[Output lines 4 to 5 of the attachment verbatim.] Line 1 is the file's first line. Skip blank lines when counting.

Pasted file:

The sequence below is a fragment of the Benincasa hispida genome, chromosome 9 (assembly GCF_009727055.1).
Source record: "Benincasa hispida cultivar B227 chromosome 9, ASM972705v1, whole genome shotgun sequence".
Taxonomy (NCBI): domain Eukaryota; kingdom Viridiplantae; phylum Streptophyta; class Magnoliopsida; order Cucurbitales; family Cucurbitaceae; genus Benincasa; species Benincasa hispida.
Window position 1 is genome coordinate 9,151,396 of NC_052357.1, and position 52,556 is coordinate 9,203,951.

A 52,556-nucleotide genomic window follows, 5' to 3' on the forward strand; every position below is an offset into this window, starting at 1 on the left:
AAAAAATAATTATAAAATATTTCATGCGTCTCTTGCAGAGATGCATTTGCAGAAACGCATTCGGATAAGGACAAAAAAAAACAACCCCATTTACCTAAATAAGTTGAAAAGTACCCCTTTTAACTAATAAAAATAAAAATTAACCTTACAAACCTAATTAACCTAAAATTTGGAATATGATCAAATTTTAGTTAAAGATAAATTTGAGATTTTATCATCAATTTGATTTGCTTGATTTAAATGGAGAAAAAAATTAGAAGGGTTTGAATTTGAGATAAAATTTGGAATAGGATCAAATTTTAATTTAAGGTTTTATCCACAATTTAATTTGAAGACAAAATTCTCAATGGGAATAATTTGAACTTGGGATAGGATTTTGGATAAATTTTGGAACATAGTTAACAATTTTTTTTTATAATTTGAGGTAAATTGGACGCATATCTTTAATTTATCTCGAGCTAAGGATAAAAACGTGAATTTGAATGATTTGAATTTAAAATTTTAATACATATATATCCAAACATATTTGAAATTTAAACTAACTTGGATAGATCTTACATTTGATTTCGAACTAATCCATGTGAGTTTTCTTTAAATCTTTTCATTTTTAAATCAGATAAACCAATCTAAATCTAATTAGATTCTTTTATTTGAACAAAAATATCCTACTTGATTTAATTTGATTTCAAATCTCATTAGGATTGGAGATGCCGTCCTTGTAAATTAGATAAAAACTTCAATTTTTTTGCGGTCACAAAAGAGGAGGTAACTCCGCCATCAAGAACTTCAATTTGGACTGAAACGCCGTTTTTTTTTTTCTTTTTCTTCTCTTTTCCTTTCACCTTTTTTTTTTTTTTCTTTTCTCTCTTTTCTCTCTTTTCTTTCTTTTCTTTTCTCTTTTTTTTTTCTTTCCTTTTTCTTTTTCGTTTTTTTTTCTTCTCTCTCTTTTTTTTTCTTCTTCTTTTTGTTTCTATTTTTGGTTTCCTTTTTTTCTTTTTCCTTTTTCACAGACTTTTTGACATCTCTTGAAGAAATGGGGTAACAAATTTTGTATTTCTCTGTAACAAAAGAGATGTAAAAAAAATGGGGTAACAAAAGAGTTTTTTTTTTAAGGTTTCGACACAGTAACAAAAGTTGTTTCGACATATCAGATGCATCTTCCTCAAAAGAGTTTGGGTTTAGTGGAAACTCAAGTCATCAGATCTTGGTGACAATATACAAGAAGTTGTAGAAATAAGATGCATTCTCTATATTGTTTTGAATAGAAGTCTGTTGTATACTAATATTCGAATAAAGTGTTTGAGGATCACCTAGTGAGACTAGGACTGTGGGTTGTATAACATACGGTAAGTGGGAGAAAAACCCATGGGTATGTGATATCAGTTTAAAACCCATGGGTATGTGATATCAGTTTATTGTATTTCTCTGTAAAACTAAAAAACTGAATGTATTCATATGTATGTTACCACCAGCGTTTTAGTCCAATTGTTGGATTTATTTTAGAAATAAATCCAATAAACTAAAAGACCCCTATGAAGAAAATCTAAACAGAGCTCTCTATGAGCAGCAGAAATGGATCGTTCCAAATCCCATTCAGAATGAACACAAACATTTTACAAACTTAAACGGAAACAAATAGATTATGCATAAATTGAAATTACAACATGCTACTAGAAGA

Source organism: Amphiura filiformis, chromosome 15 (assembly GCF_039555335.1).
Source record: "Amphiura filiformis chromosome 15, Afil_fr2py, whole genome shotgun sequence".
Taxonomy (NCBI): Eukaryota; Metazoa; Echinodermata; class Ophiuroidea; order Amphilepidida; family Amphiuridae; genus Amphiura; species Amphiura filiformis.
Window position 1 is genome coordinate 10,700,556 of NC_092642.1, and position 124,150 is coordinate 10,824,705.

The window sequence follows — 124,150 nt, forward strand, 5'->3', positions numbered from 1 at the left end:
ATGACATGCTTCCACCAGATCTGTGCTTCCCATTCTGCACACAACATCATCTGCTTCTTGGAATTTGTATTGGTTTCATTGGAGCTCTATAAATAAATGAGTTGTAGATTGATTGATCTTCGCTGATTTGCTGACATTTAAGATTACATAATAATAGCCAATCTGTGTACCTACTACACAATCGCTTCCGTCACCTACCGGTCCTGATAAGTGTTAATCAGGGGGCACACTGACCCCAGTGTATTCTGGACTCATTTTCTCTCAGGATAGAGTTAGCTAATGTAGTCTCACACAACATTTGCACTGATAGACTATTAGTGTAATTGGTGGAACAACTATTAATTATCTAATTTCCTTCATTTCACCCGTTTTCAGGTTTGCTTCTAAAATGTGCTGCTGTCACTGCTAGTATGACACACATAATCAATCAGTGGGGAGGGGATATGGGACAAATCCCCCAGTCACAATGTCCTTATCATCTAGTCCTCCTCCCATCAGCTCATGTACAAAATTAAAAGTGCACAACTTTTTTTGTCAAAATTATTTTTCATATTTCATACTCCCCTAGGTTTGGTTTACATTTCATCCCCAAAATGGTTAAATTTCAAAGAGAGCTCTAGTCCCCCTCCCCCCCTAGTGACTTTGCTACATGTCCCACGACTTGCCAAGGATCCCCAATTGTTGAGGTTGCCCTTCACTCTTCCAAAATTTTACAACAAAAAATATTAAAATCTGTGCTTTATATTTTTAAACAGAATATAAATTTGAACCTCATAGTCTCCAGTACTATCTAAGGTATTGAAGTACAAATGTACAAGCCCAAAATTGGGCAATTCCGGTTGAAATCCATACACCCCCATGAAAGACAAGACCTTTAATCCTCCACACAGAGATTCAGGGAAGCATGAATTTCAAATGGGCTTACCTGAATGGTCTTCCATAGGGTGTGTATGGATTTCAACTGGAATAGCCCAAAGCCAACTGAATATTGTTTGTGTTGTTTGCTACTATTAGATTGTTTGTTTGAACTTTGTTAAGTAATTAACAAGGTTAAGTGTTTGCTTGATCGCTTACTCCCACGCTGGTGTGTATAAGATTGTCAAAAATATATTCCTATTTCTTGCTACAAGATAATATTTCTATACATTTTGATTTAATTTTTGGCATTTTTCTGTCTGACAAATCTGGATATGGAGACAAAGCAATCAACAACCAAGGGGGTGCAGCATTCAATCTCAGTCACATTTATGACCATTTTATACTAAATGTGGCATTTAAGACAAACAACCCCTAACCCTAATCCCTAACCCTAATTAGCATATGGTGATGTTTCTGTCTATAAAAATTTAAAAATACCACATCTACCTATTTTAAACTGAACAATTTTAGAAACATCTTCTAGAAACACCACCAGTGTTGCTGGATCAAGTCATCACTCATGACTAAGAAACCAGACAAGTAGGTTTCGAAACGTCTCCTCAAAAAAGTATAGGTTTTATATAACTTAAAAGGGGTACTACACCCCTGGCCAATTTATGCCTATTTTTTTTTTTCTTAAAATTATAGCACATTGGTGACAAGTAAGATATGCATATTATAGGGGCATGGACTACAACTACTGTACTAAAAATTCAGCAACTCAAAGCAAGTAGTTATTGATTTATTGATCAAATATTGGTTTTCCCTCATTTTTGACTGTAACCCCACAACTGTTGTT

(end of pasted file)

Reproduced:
Window position 1 is genome coordinate 9,151,396 of NC_052357.1, and position 52,556 is coordinate 9,203,951.

A 52,556-nucleotide genomic window follows, 5' to 3' on the forward strand; every position below is an offset into this window, starting at 1 on the left: